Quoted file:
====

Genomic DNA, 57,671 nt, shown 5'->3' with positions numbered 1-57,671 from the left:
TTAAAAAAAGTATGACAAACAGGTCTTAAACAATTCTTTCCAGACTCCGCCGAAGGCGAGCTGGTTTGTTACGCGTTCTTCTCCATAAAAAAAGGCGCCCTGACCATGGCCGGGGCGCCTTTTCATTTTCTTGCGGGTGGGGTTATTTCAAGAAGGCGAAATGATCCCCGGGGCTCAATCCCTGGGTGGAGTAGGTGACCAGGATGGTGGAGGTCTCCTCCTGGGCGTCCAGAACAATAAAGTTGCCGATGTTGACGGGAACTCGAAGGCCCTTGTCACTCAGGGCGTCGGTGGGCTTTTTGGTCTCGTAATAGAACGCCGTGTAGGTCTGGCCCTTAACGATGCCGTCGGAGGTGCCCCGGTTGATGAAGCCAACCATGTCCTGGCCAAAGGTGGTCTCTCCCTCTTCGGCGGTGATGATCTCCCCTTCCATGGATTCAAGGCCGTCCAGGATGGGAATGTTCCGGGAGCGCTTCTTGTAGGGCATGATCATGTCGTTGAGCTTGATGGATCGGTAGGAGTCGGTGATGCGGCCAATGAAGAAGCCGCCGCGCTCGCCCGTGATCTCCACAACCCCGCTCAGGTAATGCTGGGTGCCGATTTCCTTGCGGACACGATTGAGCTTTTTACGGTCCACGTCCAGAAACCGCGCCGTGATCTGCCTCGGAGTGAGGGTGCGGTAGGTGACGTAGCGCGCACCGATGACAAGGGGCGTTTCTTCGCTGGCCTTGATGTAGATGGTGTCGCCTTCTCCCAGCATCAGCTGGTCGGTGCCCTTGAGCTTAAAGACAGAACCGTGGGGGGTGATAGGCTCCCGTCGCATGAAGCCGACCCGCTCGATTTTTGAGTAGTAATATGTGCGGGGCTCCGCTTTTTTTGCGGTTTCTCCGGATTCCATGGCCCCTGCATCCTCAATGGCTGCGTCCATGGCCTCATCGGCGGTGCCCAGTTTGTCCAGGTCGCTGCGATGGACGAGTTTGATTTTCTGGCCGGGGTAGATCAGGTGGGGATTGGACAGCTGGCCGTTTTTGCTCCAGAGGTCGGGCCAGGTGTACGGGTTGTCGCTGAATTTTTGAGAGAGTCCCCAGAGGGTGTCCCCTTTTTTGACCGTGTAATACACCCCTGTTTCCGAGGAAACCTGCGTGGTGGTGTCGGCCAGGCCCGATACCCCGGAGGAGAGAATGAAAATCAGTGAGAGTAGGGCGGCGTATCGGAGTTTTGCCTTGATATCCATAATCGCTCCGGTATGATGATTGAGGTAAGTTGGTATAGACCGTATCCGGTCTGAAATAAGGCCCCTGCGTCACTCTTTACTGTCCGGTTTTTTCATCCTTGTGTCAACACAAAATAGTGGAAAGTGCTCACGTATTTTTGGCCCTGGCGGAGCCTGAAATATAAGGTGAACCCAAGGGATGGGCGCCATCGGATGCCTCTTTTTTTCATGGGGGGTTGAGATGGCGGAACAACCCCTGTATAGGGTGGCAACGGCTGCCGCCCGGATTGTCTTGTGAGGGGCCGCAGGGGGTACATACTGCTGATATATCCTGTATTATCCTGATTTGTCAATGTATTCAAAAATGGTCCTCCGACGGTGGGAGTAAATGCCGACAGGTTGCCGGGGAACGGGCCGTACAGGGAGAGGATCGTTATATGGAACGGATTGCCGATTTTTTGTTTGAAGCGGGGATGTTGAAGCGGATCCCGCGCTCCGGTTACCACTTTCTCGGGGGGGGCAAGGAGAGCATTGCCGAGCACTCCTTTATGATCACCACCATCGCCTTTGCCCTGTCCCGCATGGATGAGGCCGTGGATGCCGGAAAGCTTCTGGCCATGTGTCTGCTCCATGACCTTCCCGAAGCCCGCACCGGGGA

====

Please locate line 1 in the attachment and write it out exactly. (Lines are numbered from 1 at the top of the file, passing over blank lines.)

Genomic DNA, 57,671 nt, shown 5'->3' with positions numbered 1-57,671 from the left: